The majority of couples who choose to settle their divorce outside of litigation – whether they do so in mediation, Collaborative Law or a more traditional, out-of-court negotiation – are motivated to avoid litigation by a concern for how it could impact their children’s well-being as well as their own autonomy as parents. According to Robert Emery, whose article, “How Divorced Parents Lost Their Rights,” was published in this Sunday’s New York Times, they have good reason for concern.
While my own observations of the threat to parental autonomy that litigation poses are less severe than Emery’s (NB: it would take a heck of a lot for the court to overturn a parenting plan agreed to by both parents), the fact remains: divorcing parents in litigation are subject to a level of government involvement in and scrutiny of their parenting and their lives that would be unfathomable for their married counterparts.
In addition to considerations of parental autonomy, Emery reminds us of what myriad studies, including his own, have revealed about the impact of divorce on children, i.e., there is measurable positive impact on children when their parents choose to divorce not in litigation but in a settlement-focused process like mediation or Collaborative Law.
When I worked as a litigator, I often wondered if those studies were legitimate. Did they actually show correlation when they meant to show causation? That is to say, did children in mediated divorces fare better not because of the mediation process itself, but because they had the type of parents who would choose mediation? My assumption at that time was that the parents who chose mediation over litigation had lower-conflict relationships and, thus, lower-conflict divorces.
Today, about a third of my practice is mediation, and I’ve seen first-hand that it’s not the exclusive domain of low-conflict couples with easy divorces. On the contrary, couples choose — and have success in — mediation even when there’s intense animosity between them, where major violations of trust have occurred, and where each of them has substantial doubts about the viability of the mediation process for their particular circumstances.
If it’s not necessarily the parents’ low-key, low-conflict relationship, what is it about mediation, then, that could lead to better outcomes for children of divorce? Could it be that even the most strained parental relationships are incrementally improved by participation in the mediation process, and that any improvement in the parents’ relationship positively impacts their kids? I think it’s possible.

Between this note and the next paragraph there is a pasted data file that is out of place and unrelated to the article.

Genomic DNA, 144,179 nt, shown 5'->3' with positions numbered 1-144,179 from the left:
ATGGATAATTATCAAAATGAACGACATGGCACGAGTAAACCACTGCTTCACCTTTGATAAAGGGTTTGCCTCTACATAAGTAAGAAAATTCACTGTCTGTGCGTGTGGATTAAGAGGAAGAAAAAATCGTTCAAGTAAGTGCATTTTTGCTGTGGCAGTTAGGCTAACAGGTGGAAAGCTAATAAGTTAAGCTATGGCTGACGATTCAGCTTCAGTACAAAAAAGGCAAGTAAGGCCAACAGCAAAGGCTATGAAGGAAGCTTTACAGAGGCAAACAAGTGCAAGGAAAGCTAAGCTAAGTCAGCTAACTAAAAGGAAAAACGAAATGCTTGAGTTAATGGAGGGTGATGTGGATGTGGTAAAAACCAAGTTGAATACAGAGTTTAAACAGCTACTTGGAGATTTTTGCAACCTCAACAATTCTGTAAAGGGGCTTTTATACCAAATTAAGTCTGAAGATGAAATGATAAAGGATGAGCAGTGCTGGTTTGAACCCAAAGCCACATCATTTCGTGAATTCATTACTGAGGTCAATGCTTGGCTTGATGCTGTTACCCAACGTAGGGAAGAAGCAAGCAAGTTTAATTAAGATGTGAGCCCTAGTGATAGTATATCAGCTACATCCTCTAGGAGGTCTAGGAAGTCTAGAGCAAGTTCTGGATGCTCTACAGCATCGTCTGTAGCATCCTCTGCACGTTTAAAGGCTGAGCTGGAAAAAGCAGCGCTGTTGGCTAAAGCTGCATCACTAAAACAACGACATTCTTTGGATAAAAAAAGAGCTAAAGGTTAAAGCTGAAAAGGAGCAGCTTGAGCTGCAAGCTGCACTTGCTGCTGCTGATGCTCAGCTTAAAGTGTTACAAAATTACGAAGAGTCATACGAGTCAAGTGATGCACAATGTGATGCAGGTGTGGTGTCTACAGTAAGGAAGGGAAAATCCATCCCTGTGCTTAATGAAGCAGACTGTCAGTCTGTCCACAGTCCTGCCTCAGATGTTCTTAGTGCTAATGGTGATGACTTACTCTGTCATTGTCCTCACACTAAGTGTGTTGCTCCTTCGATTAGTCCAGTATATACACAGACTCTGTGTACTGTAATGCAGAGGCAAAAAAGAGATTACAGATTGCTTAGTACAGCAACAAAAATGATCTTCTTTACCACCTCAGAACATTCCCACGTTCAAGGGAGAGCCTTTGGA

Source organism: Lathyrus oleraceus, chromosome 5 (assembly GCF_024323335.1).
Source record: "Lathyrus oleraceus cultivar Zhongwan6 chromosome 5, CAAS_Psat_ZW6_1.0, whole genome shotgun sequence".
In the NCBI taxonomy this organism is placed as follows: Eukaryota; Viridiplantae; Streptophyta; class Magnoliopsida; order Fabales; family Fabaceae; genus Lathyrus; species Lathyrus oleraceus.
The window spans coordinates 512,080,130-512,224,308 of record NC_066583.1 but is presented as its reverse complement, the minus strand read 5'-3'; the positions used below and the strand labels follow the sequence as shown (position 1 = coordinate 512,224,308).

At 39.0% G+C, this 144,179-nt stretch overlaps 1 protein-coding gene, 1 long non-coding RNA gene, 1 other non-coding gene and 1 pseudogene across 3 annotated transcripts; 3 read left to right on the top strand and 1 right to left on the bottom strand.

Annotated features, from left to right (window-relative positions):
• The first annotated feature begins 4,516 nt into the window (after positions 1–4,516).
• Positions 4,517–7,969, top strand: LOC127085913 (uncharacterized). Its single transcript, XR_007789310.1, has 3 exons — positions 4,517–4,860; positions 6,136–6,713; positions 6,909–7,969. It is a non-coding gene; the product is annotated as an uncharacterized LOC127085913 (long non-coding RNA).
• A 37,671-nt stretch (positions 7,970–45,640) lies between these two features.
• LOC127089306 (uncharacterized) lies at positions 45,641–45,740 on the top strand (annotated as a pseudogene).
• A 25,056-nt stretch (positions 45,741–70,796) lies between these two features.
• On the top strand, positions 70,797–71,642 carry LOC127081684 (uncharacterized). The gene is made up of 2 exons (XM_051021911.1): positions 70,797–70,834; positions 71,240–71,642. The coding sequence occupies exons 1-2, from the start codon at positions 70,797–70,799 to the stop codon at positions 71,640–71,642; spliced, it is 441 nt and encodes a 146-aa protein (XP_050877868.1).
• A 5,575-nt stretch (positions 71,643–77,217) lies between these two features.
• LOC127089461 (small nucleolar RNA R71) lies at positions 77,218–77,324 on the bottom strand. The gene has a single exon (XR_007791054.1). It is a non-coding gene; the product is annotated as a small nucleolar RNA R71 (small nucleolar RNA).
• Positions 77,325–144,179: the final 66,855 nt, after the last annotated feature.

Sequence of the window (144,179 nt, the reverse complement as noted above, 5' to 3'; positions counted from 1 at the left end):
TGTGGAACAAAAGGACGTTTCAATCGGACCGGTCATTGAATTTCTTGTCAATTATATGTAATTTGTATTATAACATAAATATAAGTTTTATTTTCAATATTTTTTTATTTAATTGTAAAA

There’s something unifying – often subtly, sometimes in a more transformative way – about participating in a mediation process, where you’re sitting on the same side of the table rather than on opposing sides, facing a common problem that you share responsibility for solving rather than awaiting an externally imposed solution. In my experience, this is true even and sometimes especially for couples with highly conflictual, highly complex divorces.
So, if mediation and other alternatives to litigation have all of these benefits, why would parents choose litigation? Certainly not because they don’t care about their parental autonomy. Or because they’re agnostic as to how their divorce impacts their children. Far from it. Rather, I think many parents think that mediation won’t work for them. They think that it won’t resolve all of the complex issues of their divorce, and so they don’t see a point in trying it.
While some of these parents are absolutely right that their divorce will never be entirely resolved in mediation, I do think there’s a point in trying mediation. I say that very mindful of the precise finding of Emery’s study. “Huge improvements in family relationships,” he said, were caused not by (i) a divorce mediation that the parents identified as successful, or (ii) a mediation that resolved all the issues of their divorce, or (iii) a divorce mediation between parents who never needed to litigate. Huge improvements in family relationships were caused by six hours of mediation. Nothing more. The positive impact came from time spent and no other metric.
With such a potential upside, even those couples who don’t see themselves as good candidates for mediation might be well served to try it. This includes parents who intend to go the litigation route for their divorce. According to Emery, just a few targeted mediation sessions is enough to reap the benefits of this powerful process.
Ani Mason is a matrimonial attorney based in New York City. She is the founder of Mason Law & Mediation, LLC, a boutique matrimonial law firm dedicated to out-of-court settlement and conflict resolution. She can be reached at email@example.com.